#WeMakeEvents: Giving the people in the event industry a voice
Almost two years without an income and the situation doesn't look likely to improve any time soon: That's why #WeMakeEvents has become the voice of the people in the event industry, without whom our world would be a much quieter place.
Anyone who has been fortunate enough to attend a concert over the last two years will remember it fondly, since it was such a rare occurrence. Putting on this event will have taken an enormous amount of effort and a certain amount of luck (if the number of COVID cases at the time happened to be fairly low) on the part of the organizer. Yet most organizers will still have failed to make a profit, since the additional costs for security and mobile testing stations generally outweigh the proceeds of a sold-out venue.
Hardly any other industry has been so badly affected by COVID-19 as the live events industry. And the numbers are scary: The ongoing (and persistent) effects of COVID-19 have resulted in 95% of all live events being canceled, 96% of all companies and organizations within the industry struggling with significant staff cuts, and 77% of those working in the industry losing 100% of their income – in other words, they haven't made a penny in almost two years. So who is helping these people?
Giving the people of the event industry a voice.And as if losing their job wasn't bad enough, often these event organizers find themselves with very little support. During these difficult times, who is campaigning for change on behalf of those affected? Not every trade involved in putting on an event has a union to stand up for them. Not everyone has an extensive network that could bring about political and social change for themselves and their colleagues.
Perhaps this is why #WeMakeEvents has become one of the most recognizable hashtags in the world since the beginning of the pandemic. Thousands of buildings around the world illuminated in the symbolic color red quickly got across the fundamental message of the campaign: We are on red alert here, we have to do something, speak to Congress and urge them to act on our behalf.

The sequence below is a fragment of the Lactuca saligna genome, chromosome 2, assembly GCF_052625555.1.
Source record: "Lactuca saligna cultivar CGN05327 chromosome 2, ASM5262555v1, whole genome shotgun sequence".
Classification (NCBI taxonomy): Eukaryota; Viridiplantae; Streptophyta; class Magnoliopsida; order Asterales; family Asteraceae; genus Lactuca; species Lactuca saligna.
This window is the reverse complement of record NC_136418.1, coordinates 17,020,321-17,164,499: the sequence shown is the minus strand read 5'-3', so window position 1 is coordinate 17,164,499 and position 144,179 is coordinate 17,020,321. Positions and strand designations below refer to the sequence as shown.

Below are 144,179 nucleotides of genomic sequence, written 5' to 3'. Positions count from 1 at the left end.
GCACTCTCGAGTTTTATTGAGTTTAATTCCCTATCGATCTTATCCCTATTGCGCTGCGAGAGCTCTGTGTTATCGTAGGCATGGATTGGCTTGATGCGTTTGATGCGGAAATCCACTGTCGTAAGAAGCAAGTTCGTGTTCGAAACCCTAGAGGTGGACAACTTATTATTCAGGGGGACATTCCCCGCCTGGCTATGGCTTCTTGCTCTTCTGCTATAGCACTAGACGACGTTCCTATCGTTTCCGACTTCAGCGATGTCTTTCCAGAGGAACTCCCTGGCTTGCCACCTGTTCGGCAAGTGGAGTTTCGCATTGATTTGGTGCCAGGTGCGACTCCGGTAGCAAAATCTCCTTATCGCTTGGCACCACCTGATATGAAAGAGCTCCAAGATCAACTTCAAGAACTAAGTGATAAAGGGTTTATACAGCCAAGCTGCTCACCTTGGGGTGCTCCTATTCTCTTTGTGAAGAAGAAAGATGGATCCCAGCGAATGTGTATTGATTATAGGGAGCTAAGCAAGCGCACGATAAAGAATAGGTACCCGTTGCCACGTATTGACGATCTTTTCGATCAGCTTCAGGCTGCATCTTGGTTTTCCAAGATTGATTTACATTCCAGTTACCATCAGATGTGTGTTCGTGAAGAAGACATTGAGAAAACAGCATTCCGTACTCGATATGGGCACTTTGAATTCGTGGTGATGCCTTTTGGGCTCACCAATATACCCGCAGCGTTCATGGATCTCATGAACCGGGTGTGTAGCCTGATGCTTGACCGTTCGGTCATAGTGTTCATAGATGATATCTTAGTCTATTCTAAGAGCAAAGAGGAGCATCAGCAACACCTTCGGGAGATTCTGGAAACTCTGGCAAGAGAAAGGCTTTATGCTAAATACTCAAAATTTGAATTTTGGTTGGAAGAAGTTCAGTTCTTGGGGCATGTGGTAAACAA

What makes it even harder to attract worldwide attention is the fact that every country is dealing with the pandemic differently and there are different regulations from one country to another. Since event organizers in most countries soon found themselves without work and with little support, it quickly became clear that partnerships were needed and that combining regional measures and campaigns could create more of an impact. And so initiatives like RedAlertRESTART began to gain momentum on an international scale. The key objective is to reach a global audience.
Raising awareness long-term.
What began as a campaign to raise awareness is now a long-term movement which brings together new organizations every day. Unfortunately, it seems the battle to raise awareness of the plight of the event organizers is far from over. Even if we dare to hope that more events and tours will soon be able to resume, the industry will still need years to recover. However, the supporters and organizers of #WeMakeEvents continue to ensure that the event organizers, without whom there would be no events, are not forgotten. And the more who join them, the more their voices will be heard.